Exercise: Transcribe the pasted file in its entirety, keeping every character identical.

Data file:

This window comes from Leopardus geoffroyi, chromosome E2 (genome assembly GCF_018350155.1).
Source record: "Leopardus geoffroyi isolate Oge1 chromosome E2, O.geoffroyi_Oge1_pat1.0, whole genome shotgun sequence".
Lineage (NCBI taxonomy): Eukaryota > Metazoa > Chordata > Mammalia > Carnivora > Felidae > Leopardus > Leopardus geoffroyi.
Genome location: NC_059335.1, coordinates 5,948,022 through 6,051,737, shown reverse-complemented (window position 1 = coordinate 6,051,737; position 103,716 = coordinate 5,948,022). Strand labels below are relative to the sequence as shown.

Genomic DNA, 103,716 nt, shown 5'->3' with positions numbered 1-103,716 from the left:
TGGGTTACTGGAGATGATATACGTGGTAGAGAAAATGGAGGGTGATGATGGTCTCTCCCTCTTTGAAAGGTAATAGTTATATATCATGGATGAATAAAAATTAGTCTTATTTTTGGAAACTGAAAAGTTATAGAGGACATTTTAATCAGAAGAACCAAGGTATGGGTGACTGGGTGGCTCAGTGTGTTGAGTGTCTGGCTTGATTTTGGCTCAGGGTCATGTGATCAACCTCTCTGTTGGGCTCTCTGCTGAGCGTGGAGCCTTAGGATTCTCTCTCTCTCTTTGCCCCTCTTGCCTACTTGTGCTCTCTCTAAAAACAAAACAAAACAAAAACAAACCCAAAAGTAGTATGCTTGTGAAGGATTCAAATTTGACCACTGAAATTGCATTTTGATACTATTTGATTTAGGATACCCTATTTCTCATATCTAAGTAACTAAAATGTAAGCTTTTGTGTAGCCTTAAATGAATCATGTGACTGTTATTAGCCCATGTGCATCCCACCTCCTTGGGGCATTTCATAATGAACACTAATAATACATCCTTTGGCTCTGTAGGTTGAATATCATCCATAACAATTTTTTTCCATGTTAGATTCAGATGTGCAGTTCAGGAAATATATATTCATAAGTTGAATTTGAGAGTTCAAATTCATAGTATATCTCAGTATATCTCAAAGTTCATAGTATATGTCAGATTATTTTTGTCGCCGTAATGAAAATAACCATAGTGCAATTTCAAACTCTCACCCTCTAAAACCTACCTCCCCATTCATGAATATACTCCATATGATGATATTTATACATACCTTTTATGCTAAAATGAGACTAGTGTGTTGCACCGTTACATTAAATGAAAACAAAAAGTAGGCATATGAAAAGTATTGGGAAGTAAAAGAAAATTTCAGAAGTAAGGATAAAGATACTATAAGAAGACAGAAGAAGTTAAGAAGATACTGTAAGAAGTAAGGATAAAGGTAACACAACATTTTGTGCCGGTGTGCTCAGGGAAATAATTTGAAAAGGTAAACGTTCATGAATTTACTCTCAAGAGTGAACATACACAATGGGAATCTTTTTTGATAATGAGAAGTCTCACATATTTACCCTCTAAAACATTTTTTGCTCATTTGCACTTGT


This window comes from Leopardus geoffroyi, chromosome E2 (genome assembly GCF_018350155.1).
Source record: "Leopardus geoffroyi isolate Oge1 chromosome E2, O.geoffroyi_Oge1_pat1.0, whole genome shotgun sequence".
Lineage (NCBI taxonomy): Eukaryota > Metazoa > Chordata > Mammalia > Carnivora > Felidae > Leopardus > Leopardus geoffroyi.
Genome location: NC_059335.1, coordinates 5,948,022 through 6,051,737, shown reverse-complemented (window position 1 = coordinate 6,051,737; position 103,716 = coordinate 5,948,022). Strand labels below are relative to the sequence as shown.

Genomic DNA, 103,716 nt, shown 5'->3' with positions numbered 1-103,716 from the left:
TGGGTTACTGGAGATGATATACGTGGTAGAGAAAATGGAGGGTGATGATGGTCTCTCCCTCTTTGAAAGGTAATAGTTATATATCATGGATGAATAAAAATTAGTCTTATTTTTGGAAACTGAAAAGTTATAGAGGACATTTTAATCAGAAGAACCAAGGTATGGGTGACTGGGTGGCTCAGTGTGTTGAGTGTCTGGCTTGATTTTGGCTCAGGGTCATGTGATCAACCTCTCTGTTGGGCTCTCTGCTGAGCGTGGAGCCTTAGGATTCTCTCTCTCTCTTTGCCCCTCTTGCCTACTTGTGCTCTCTCTAAAAACAAAACAAAACAAAAACAAACCCAAAAGTAGTATGCTTGTGAAGGATTCAAATTTGACCACTGAAATTGCATTTTGATACTATTTGATTTAGGATACCCTATTTCTCATATCTAAGTAACTAAAATGTAAGCTTTTGTGTAGCCTTAAATGAATCATGTGACTGTTATTAGCCCATGTGCATCCCACCTCCTTGGGGCATTTCATAATGAACACTAATAATACATCCTTTGGCTCTGTAGGTTGAATATCATCCATAACAATTTTTTTCCATGTTAGATTCAGATGTGCAGTTCAGGAAATATATATTCATAAGTTGAATTTGAGAGTTCAAATTCATAGTATATCTCAGTATATCTCAAAGTTCATAGTATATGTCAGATTATTTTTGTCGCCGTAATGAAAATAACCATAGTGCAATTTCAAACTCTCACCCTCTAAAACCTACCTCCCCATTCATGAATATACTCCATATGATGATATTTATACATACCTTTTATGCTAAAATGAGACTAGTGTGTTGCACCGTTACATTAAATGAAAACAAAAAGTAGGCATATGAAAAGTATTGGGAAGTAAAAGAAAATTTCAGAAGTAAGGATAAAGATACTATAAGAAGACAGAAGAAGTTAAGAAGATACTGTAAGAAGTAAGGATAAAGGTAACACAACATTTTGTGCCGGTGTGCTCAGGGAAATAATTTGAAAAGGTAAACGTTCATGAATTTACTCTCAAGAGTGAACATACACAATGGGAATCTTTTTTGATAATGAGAAGTCTCACATATTTACCCTCTAAAACATTTTTTGCTCATTTGCACTTGT